Thursday, October 12, 2006


This is a video showing the basics of raku with great flare. Also, to see a master raku firing, see my dad's video (including a throwing demonstration) at .

According to wikipedia, the term raku is derived from the Kanji character meaning "enjoyment" or "ease". For fifteen generations, it has been the title and seal used by a dynasty of potters whose work formed the central tradition of Japanese raku. Raku has taken on new form this century as potter's begin to learn new ways to take some the the chance out of raku by including new means of control, while still retaining the quick, unpredictable spirit of this firing.

In this image, we can see down into one of Odell's raku kilns as the pots reach temperature. They are monitored by heat color, kiln time, and the movement of the crackle glaze on the top of the pots. Once this simple glaze boils and then smooths down on the surface, the temperature is hot enough. At that point, it is the firer's decision when to pull depending on how much melting and movement he wants from the glaze. The reactive copper is then exposed to combustibles and air to produce varying oxidation effect across the surface. Painting with fire and air if that's not too cheesy for you.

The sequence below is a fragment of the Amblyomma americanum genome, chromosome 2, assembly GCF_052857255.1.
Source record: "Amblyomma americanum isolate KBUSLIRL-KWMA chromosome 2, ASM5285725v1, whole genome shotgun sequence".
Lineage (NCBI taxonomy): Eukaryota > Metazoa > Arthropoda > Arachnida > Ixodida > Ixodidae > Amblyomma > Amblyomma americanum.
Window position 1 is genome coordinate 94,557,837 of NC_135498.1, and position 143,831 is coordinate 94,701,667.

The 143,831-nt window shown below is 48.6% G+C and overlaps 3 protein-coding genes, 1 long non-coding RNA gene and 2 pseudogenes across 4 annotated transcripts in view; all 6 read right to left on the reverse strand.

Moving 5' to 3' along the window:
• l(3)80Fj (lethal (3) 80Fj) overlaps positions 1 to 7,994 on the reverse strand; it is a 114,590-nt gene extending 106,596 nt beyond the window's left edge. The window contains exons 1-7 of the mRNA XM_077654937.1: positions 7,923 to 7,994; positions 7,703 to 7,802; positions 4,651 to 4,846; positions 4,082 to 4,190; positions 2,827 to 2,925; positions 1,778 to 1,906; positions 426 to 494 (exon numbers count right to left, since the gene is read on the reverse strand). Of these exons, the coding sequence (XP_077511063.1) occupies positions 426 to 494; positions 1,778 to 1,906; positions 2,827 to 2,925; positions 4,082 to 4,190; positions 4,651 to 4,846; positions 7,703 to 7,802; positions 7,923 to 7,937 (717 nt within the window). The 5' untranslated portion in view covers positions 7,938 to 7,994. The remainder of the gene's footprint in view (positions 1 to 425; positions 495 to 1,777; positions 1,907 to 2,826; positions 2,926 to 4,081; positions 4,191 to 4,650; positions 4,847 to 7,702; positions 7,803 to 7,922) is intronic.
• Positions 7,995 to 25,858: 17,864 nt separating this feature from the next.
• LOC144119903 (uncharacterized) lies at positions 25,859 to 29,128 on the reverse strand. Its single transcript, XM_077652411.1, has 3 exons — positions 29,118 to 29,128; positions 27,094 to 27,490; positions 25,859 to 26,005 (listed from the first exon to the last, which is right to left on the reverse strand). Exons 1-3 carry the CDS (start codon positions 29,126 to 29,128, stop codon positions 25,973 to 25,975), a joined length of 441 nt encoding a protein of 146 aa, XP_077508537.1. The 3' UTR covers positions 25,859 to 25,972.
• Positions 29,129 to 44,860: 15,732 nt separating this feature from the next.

excellent work by Steve Hemingway.

This firing is fast, dynamic, and high risk for the pieces. The clay body must have a significant amount of grog to survive the snatching from the hot kiln. Although it seems intimidating, as long as you don't mind an occasional singed eyebrow and cracked piece, it is relatively affordable and approachable.

I am currently working on two large raku platters, so expect a video of my, I'm assuming entertaining, first attempt at this marvel.

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